Learning to find peace on the stage

Children between the ages of four to 18 stand in a circle playing a concentration game. They are calling out an order of numbers, repeating them faster each round and getting more excited by their accuracy as they complete each set. It’s the morning vocal warm-up for the children, preparing them for a day of workshops and rehearsals.

Director, and co-founder of artInsideOut, Dick Scanlan is leading a group of children who are a part of an intensive three-week theatre course at non-profit Nkosi’s Haven in the south of Johannesburg. The point of the course, the Tony award-winning director says, is to use the creative process, in this case, the theatre process, to help children achieve a goal while handling the setbacks.

Nkosi’s Haven, founded by Gail Johnson in 1999, offers holistic support and care for mothers and children living with HIV. The organisation is registered as a place of safety nationally which means that children who have defaulted on their ARV treatments will be placed in the care of the haven. With 107 children and 27 moms living at Nkosi’s Haven, it is a microcosm of the 4.4-million people in South Africa living with HIV and receiving treatment.

Since 2011, the artInsideOut programme, which forms part of the organisation Artists Striving to End Poverty, has organised a theatre production based on a theme chosen by the mothers and children to be performed at the Market Theatre Lab. With artists from South Africa and the United States, from the Market Theatre to Julliard and Broadway coaching the learners, Scanlan says the programme helps children learn to “Speak your truth so that others can hear it.”

The programme, says associate producer Thembile Tshuma, helps both the teachers, mothers and children find answers and peace during the process of the production: “I believe the more you perform, the more you hear and speak, it all forms part of the healing of the soul and being aware of the different dreams that you have and how to move forward”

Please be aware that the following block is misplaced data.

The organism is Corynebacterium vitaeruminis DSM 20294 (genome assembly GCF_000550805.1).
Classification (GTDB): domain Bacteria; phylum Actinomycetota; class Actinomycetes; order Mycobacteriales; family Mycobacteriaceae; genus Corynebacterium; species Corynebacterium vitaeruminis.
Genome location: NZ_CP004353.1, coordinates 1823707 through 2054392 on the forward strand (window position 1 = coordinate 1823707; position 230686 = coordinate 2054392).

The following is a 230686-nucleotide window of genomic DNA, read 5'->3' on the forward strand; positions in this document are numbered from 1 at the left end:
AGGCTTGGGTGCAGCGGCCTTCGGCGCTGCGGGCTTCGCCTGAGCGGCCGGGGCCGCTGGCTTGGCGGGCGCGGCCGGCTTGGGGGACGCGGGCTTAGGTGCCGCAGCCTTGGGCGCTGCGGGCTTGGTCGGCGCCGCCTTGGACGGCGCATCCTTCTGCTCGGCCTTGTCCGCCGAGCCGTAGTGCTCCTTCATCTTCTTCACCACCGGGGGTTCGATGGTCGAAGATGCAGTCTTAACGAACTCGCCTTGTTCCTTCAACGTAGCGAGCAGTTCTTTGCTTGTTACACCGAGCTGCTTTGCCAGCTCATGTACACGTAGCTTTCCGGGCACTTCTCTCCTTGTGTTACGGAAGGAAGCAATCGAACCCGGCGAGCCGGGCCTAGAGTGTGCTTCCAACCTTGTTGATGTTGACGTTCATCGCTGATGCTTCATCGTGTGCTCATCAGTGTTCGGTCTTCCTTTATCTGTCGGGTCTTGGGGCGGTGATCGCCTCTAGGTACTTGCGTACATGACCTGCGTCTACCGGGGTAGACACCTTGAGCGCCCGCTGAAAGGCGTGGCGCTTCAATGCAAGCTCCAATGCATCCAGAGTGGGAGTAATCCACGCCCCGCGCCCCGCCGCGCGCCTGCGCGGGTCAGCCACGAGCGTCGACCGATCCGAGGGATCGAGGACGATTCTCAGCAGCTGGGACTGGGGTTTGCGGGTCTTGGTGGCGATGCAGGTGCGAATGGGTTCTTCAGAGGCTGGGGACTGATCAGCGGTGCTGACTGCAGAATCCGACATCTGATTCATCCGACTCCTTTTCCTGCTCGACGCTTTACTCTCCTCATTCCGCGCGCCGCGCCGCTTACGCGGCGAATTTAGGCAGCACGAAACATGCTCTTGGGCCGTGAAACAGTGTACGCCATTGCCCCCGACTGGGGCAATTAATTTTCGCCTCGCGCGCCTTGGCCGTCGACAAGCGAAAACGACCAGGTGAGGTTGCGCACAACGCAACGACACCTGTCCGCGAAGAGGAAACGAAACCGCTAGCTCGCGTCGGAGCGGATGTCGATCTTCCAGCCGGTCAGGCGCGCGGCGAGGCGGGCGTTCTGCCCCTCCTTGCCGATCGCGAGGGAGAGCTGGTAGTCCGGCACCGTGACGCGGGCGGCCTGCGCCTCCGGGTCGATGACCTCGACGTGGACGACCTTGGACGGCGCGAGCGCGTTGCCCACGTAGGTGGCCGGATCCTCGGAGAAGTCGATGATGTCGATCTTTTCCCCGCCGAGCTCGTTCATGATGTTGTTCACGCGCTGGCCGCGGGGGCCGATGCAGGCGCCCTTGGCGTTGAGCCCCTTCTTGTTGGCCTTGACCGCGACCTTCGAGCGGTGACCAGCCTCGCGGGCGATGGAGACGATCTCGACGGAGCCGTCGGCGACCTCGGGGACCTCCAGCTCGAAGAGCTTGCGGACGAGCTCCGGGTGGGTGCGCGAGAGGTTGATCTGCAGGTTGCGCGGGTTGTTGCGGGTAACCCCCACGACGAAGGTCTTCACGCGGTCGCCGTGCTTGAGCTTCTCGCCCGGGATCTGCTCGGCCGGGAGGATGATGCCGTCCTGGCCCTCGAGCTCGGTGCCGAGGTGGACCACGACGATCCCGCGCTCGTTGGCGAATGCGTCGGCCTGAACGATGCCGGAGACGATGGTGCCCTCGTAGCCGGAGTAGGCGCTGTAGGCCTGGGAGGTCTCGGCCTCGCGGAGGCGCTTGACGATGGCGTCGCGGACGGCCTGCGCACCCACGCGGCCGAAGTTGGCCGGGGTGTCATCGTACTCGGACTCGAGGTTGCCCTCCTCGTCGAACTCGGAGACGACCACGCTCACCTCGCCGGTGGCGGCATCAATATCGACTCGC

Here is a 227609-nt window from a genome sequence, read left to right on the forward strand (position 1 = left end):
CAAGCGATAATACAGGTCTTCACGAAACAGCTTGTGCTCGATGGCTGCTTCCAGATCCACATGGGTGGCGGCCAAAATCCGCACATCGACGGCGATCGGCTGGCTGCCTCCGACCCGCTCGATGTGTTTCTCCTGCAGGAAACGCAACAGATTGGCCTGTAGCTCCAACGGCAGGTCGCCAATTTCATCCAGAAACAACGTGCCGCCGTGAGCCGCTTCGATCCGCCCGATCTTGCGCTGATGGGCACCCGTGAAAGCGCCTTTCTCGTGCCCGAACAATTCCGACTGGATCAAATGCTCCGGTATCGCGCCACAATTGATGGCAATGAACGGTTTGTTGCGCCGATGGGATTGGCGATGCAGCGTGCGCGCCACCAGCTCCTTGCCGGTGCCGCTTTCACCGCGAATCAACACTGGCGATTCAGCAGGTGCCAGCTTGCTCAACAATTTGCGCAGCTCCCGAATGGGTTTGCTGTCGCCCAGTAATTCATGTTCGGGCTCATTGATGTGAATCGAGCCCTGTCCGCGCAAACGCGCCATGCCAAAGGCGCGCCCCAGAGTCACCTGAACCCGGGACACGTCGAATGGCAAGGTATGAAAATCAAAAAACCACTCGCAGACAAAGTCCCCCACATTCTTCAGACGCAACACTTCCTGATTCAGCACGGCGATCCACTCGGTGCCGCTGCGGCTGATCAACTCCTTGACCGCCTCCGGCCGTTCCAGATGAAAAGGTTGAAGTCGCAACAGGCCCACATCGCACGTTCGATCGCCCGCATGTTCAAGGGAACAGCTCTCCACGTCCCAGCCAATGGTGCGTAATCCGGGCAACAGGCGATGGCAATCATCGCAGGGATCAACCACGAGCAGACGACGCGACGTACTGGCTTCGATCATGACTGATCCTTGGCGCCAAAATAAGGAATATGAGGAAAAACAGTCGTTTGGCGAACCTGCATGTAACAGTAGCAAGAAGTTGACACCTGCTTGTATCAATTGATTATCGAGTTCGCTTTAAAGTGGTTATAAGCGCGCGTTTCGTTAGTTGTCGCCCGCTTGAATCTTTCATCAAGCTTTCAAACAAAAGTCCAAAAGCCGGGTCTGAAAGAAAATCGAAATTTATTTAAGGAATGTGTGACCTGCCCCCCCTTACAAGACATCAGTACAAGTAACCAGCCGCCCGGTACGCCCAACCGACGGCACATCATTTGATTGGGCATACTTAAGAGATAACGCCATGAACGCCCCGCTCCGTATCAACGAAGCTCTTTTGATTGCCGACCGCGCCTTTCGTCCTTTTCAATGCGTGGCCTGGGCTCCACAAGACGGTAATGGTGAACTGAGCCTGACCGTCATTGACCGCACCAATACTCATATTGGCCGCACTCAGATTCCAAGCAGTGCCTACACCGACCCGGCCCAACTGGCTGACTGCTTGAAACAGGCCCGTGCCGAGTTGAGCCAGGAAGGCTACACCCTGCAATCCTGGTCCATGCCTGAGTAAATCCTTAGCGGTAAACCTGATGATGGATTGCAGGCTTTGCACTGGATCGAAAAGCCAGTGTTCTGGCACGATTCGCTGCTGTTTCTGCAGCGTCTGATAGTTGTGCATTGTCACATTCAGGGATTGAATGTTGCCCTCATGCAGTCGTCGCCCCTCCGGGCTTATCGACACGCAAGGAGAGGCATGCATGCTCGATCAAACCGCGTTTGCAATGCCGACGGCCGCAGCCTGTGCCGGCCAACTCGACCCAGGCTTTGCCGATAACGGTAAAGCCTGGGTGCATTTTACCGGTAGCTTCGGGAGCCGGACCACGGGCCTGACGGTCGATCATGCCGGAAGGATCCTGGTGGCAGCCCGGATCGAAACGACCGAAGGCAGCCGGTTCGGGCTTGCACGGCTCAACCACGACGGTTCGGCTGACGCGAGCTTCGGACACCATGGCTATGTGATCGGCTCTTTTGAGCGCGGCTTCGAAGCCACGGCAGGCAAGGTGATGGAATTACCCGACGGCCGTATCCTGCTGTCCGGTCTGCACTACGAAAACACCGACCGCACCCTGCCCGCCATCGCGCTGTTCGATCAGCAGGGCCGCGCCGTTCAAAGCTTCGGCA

Each year the programme helps mothers and children speak their truth, whether it was through their first show Ubuntu, the shows Shoes and Noise to their latest show Roots/Routes which explores how our backgrounds can shape us heading into the future.

artInsideOut, which receives some of its funding from Broadway Cares, is the largest and most intense arts programme for Nkosi’s Haven, says Johnson.

If it were up to Johnson, there would be more arts programmes. In March this year, she had to cancel Friday afternoon dance classes because of a lack of funding.

“Our running costs are about R5-million and we are only getting about R2.2-million,” says Johnson. “We live on donations and with the present economic climate those have dwindled down. So too have international donors, except Broadway Cares/Equity Fights AIDS they give us the same amount every year.”

It costs R9000 a month just to buy vegetables for the organisation, says Johnson. Gracie Muthumuni, who has worked with Johnson for over two decades as a cook for the haven, says she daily cooks 12.5 kgs of maize meal for breakfast, 10 kgs of rice for lunch, 24 tins of fish and an additional 10kgs of flour/maize meal for supper. When there is no money for meat, she says she makes a thick gravy to compensate.

After the morning warm-ups have come to an end, children practise on musical instruments, design theatre sets or work on their dance routines. The toddlers are enthusiastically blowing bubbles.

The intensive three-week course held during the June holidays is about exploring themes rather than the actual production, says Tshuma. Nor is the emphasis on the programme to encourage children to become artists, says Scanlan. Instead, the programme focuses on learning about life and the possibilities it holds.

“If you can build a show,” says Scanlan, “You can build a life.”

This year, the production focus on Roots/Routes took place at the Market Theatre Lab on July 4 at 3pm. 

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Gemma Ritchie
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